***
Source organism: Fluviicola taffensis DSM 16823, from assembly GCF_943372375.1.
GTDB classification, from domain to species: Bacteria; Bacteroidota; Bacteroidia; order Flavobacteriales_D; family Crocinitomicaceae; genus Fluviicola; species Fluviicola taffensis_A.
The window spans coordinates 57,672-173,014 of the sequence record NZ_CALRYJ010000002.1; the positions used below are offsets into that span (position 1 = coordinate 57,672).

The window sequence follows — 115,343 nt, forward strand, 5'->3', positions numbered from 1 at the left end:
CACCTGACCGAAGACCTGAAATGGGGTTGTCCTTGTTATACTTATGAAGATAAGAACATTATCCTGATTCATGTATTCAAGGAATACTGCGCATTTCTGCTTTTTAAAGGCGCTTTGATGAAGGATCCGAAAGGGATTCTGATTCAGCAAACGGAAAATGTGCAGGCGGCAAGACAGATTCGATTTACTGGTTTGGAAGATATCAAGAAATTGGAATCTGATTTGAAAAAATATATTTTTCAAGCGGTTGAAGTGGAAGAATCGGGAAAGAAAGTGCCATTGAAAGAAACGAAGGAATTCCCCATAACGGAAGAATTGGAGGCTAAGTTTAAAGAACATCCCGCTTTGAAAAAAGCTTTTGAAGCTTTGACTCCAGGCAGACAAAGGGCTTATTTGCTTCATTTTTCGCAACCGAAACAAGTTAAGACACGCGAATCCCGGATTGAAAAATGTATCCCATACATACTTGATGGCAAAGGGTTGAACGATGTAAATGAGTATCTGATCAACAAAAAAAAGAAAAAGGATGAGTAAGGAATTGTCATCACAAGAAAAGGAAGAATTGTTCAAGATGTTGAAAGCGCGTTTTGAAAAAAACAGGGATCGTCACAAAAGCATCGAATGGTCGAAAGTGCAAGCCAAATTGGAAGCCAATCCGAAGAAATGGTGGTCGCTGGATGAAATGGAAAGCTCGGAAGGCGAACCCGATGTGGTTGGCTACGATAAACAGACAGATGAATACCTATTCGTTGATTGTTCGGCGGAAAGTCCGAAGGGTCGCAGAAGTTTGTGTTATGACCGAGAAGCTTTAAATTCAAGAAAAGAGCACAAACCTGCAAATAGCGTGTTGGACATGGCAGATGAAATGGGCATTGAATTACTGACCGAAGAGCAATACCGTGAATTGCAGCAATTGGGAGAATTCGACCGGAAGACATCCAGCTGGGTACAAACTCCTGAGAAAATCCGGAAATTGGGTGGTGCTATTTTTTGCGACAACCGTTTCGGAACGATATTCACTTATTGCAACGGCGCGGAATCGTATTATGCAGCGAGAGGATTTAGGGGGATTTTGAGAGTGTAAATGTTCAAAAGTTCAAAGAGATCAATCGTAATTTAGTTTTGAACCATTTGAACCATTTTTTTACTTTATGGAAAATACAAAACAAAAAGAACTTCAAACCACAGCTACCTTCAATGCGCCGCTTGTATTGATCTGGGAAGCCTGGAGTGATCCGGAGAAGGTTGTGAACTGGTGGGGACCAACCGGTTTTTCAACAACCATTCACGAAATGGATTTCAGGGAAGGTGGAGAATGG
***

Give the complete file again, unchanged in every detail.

Source organism: Fluviicola taffensis DSM 16823, from assembly GCF_943372375.1.
GTDB classification, from domain to species: Bacteria; Bacteroidota; Bacteroidia; order Flavobacteriales_D; family Crocinitomicaceae; genus Fluviicola; species Fluviicola taffensis_A.
The window spans coordinates 57,672-173,014 of the sequence record NZ_CALRYJ010000002.1; the positions used below are offsets into that span (position 1 = coordinate 57,672).

The window sequence follows — 115,343 nt, forward strand, 5'->3', positions numbered from 1 at the left end:
CACCTGACCGAAGACCTGAAATGGGGTTGTCCTTGTTATACTTATGAAGATAAGAACATTATCCTGATTCATGTATTCAAGGAATACTGCGCATTTCTGCTTTTTAAAGGCGCTTTGATGAAGGATCCGAAAGGGATTCTGATTCAGCAAACGGAAAATGTGCAGGCGGCAAGACAGATTCGATTTACTGGTTTGGAAGATATCAAGAAATTGGAATCTGATTTGAAAAAATATATTTTTCAAGCGGTTGAAGTGGAAGAATCGGGAAAGAAAGTGCCATTGAAAGAAACGAAGGAATTCCCCATAACGGAAGAATTGGAGGCTAAGTTTAAAGAACATCCCGCTTTGAAAAAAGCTTTTGAAGCTTTGACTCCAGGCAGACAAAGGGCTTATTTGCTTCATTTTTCGCAACCGAAACAAGTTAAGACACGCGAATCCCGGATTGAAAAATGTATCCCATACATACTTGATGGCAAAGGGTTGAACGATGTAAATGAGTATCTGATCAACAAAAAAAAGAAAAAGGATGAGTAAGGAATTGTCATCACAAGAAAAGGAAGAATTGTTCAAGATGTTGAAAGCGCGTTTTGAAAAAAACAGGGATCGTCACAAAAGCATCGAATGGTCGAAAGTGCAAGCCAAATTGGAAGCCAATCCGAAGAAATGGTGGTCGCTGGATGAAATGGAAAGCTCGGAAGGCGAACCCGATGTGGTTGGCTACGATAAACAGACAGATGAATACCTATTCGTTGATTGTTCGGCGGAAAGTCCGAAGGGTCGCAGAAGTTTGTGTTATGACCGAGAAGCTTTAAATTCAAGAAAAGAGCACAAACCTGCAAATAGCGTGTTGGACATGGCAGATGAAATGGGCATTGAATTACTGACCGAAGAGCAATACCGTGAATTGCAGCAATTGGGAGAATTCGACCGGAAGACATCCAGCTGGGTACAAACTCCTGAGAAAATCCGGAAATTGGGTGGTGCTATTTTTTGCGACAACCGTTTCGGAACGATATTCACTTATTGCAACGGCGCGGAATCGTATTATGCAGCGAGAGGATTTAGGGGGATTTTGAGAGTGTAAATGTTCAAAAGTTCAAAGAGATCAATCGTAATTTAGTTTTGAACCATTTGAACCATTTTTTTACTTTATGGAAAATACAAAACAAAAAGAACTTCAAACCACAGCTACCTTCAATGCGCCGCTTGTATTGATCTGGGAAGCCTGGAGTGATCCGGAGAAGGTTGTGAACTGGTGGGGACCAACCGGTTTTTCAACAACCATTCACGAAATGGATTTCAGGGAAGGTGGAGAATGG